What you will learn as an international relations major

International relations is an exciting and multidisciplinary field of study. An international relations major—which includes foreign policy study, social science, ethics, psychology, foreign language and finance—equips students with the knowledge to view the world and people of various cultures with compassion, diplomacy and political economy.

A degree in international relations offers many multidisciplinary fields of study. (Credit: IRonline.american.edu)

A degree in international relations offers many multidisciplinary fields of study. (Credit: IRonline.american.edu)

For good research paper topics in international relations, consult academic journals and databases. Here are some ideas for international relations term papers.

The job of international relations

In the 2012 book “Recovering International Relations: The Promise of Sustainable Critique,” Daniel J. Levine sums up the essence of international relations: “The job of IR…was to create the kind of practical, theoretically informed expertise by which to… build a cumulative reservoir of knowledge for stewarding an increasingly dense, heavily armed, and persistently diverse world, whether by the creation of new capabilities, institutions, or procedures.”

Levine explained that in the mid-twentieth century the world was facing growing global population, which brought with it poverty, growing competition among nations for resources, and the potential for mass destruction. However, it also opened the possibility for community and solidarity.

“The hope of IR theory as a practical, knowledge-building enterprise has been the possibility of learning to leverage the latter against the former, whether by preserving stable balances of power, crafting durable international institutions, or propagating peaceable international norms,” said Levine.

India’s new Prime Minister

Many American and international observers are worried that newly elected Indian Prime Minister Narendra Modi, a conservative, may apply his Hindu nationalist beliefs to Indian foreign policy. In a commentary in the article “Foreign Policy à la Modi: India’s Next Worldview” online at Foreign Affairs, Manjari Chatterjee Miller wrote: “A look at Indian foreign policy since 1964 confirms that it has been characterized more by continuity than by change. And even those changes that have occurred, while important, have been incremental, and unrelated to the political ideology of the party in power. After all, as a serving Indian ambassador recently told me, ‘An elephant is not prone to making sharp turns.’”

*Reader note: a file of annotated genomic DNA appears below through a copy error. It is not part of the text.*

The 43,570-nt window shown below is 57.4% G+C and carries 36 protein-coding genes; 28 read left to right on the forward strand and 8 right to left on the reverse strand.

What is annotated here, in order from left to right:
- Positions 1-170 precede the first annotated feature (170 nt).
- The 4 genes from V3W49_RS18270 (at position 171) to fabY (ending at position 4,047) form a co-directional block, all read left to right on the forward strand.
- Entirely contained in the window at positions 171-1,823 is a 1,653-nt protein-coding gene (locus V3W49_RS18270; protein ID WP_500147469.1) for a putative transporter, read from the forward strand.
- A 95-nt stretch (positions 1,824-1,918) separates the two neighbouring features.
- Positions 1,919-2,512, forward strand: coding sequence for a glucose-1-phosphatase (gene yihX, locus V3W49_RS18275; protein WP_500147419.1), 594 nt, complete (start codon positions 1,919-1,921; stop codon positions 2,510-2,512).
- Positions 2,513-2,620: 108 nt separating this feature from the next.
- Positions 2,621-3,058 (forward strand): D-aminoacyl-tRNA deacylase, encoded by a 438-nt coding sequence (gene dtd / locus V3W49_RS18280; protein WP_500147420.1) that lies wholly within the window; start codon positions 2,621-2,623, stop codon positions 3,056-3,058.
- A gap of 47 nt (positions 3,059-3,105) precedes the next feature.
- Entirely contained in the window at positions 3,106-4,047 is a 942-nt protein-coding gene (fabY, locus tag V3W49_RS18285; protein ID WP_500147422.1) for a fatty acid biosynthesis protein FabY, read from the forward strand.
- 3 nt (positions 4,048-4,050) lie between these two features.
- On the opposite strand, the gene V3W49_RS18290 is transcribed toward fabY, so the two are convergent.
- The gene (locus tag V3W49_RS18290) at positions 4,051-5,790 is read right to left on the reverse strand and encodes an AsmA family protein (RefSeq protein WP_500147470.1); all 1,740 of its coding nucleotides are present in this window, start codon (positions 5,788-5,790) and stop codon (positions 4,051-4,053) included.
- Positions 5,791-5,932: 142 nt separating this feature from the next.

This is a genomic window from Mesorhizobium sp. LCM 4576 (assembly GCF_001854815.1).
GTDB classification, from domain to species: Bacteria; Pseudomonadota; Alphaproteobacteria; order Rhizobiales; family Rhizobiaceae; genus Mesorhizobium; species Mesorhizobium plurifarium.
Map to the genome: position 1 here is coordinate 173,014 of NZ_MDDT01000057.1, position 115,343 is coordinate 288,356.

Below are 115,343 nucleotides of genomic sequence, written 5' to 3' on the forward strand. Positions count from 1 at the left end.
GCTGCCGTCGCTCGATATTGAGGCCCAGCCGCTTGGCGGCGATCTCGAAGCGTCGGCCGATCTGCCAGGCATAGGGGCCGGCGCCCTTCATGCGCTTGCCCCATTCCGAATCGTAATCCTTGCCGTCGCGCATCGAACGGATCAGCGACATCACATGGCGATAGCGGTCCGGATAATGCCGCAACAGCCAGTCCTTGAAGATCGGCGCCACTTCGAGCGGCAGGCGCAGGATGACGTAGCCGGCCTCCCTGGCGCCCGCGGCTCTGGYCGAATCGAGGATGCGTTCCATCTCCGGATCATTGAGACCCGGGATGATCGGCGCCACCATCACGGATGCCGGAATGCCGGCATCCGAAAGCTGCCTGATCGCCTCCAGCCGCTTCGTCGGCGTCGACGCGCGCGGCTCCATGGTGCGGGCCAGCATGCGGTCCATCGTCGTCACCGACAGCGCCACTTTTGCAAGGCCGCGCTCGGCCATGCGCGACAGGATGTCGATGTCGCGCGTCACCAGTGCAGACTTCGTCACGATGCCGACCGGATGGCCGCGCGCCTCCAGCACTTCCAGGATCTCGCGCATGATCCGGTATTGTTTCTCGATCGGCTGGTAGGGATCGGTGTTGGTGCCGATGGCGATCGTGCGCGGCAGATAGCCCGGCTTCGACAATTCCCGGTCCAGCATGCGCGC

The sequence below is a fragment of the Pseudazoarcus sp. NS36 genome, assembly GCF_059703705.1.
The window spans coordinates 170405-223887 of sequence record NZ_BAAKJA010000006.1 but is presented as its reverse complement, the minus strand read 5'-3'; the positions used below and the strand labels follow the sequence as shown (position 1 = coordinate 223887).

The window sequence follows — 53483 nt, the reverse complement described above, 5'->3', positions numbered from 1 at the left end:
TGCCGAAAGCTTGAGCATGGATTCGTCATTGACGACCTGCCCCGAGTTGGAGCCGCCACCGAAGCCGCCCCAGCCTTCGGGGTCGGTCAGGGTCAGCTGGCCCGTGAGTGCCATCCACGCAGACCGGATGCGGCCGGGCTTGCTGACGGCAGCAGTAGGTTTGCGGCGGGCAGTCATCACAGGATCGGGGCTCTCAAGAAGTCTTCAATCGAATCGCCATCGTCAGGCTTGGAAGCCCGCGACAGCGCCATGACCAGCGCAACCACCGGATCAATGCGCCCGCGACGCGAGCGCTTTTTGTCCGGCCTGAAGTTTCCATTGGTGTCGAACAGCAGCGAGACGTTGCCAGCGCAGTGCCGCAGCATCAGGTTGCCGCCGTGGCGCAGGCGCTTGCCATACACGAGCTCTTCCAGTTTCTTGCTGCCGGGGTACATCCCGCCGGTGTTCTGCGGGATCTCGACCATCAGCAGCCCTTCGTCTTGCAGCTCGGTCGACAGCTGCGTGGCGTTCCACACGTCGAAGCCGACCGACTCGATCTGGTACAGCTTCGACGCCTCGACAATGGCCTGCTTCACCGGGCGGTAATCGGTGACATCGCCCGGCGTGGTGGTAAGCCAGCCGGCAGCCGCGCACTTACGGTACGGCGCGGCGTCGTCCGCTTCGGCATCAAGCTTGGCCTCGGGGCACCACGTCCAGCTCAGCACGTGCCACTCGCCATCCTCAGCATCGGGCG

Narendra Modi sworn in as India’s new prime minister. (Credit: New Telegraph)

Narendra Modi sworn in as India’s new prime minister. (Credit: New Telegraph)

Miller says that Indian foreign policy is still concerned with issues it has been dealing with for many years: India-Pakistan relations, Kashmir, Hindu-Muslim conflict, viewing China as a threat in the conflict over the Himalayan border, and mutual suspicion of the United States.

Cuba tries market economy

Just as communist China transitioned from a command economy to a market economy, Cuba is dipping its foot in the water by using the banks of the Mariel Bay, 30 miles west of Havana, as a testing ground for global capitalist foreign companies to install manufacturing plants, research centers and operational hubs. Of course, there are significant differences between the vast size and resources of China and the much smaller Cuba, including Cuba’s proximity to the United States, which refuses to trade with the communist island nation until it adopts democratic reforms.

This new economic move by Cuba could open new dialogue between Havana and Washington. Brian Sherry wrote in the article “Money Trumps Ideology: Cuba Moves Away From the Command Economy” posted on Journal of Diplomacy February 11, 2014: “What could happen, however, is that a slight taste of investment and profit within Cuba will result in a greater push for the reforms that would enable dialogue with Washington regarding the end of sanctions. Removing the sanctions would bring a more durable and far-reaching prosperity to Cuba.”

This is not a sure thing, as “the case of China has dampened the belief that economic liberalization leads to political liberalization. But one thing remains clear: money serves as a powerful incentive to change attitudes. In Cuba, that incentive might just lead to democracy,” said Sherry.

For more information, check out Questia’s Politics and Government library and International Relations page. 

What are other topics for international relations or foreign policy term papers that you’re interested in? Tell us in the comments below.

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